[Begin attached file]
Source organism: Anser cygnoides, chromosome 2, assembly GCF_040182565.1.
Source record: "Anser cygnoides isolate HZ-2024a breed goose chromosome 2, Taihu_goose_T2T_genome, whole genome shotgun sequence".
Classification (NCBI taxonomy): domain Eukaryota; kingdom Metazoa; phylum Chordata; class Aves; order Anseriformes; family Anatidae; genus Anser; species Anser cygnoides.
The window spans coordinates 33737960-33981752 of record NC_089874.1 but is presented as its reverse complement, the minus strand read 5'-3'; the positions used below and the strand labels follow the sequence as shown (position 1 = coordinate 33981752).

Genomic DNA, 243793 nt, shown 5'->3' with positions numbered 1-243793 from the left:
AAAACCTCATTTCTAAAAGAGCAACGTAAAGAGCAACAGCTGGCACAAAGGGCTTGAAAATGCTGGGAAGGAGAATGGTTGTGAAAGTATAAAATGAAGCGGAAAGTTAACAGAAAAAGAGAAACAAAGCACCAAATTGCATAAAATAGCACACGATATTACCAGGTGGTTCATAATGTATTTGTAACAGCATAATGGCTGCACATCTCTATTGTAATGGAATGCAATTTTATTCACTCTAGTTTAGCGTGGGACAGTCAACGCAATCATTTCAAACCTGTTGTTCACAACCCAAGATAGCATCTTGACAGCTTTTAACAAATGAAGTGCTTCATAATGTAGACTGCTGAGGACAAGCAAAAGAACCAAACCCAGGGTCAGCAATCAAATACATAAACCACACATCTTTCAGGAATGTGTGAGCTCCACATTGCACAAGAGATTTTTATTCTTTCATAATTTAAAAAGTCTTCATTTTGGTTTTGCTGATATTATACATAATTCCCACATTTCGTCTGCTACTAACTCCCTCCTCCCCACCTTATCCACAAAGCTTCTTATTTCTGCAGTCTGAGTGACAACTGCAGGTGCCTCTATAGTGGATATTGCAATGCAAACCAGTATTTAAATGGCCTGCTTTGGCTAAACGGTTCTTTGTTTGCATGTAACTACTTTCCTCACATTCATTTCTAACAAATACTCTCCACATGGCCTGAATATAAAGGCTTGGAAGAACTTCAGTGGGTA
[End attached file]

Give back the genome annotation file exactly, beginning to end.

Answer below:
Source organism: Anser cygnoides, chromosome 2, assembly GCF_040182565.1.
Source record: "Anser cygnoides isolate HZ-2024a breed goose chromosome 2, Taihu_goose_T2T_genome, whole genome shotgun sequence".
Classification (NCBI taxonomy): domain Eukaryota; kingdom Metazoa; phylum Chordata; class Aves; order Anseriformes; family Anatidae; genus Anser; species Anser cygnoides.
The window spans coordinates 33737960-33981752 of record NC_089874.1 but is presented as its reverse complement, the minus strand read 5'-3'; the positions used below and the strand labels follow the sequence as shown (position 1 = coordinate 33981752).

Genomic DNA, 243793 nt, shown 5'->3' with positions numbered 1-243793 from the left:
AAAACCTCATTTCTAAAAGAGCAACGTAAAGAGCAACAGCTGGCACAAAGGGCTTGAAAATGCTGGGAAGGAGAATGGTTGTGAAAGTATAAAATGAAGCGGAAAGTTAACAGAAAAAGAGAAACAAAGCACCAAATTGCATAAAATAGCACACGATATTACCAGGTGGTTCATAATGTATTTGTAACAGCATAATGGCTGCACATCTCTATTGTAATGGAATGCAATTTTATTCACTCTAGTTTAGCGTGGGACAGTCAACGCAATCATTTCAAACCTGTTGTTCACAACCCAAGATAGCATCTTGACAGCTTTTAACAAATGAAGTGCTTCATAATGTAGACTGCTGAGGACAAGCAAAAGAACCAAACCCAGGGTCAGCAATCAAATACATAAACCACACATCTTTCAGGAATGTGTGAGCTCCACATTGCACAAGAGATTTTTATTCTTTCATAATTTAAAAAGTCTTCATTTTGGTTTTGCTGATATTATACATAATTCCCACATTTCGTCTGCTACTAACTCCCTCCTCCCCACCTTATCCACAAAGCTTCTTATTTCTGCAGTCTGAGTGACAACTGCAGGTGCCTCTATAGTGGATATTGCAATGCAAACCAGTATTTAAATGGCCTGCTTTGGCTAAACGGTTCTTTGTTTGCATGTAACTACTTTCCTCACATTCATTTCTAACAAATACTCTCCACATGGCCTGAATATAAAGGCTTGGAAGAACTTCAGTGGGTA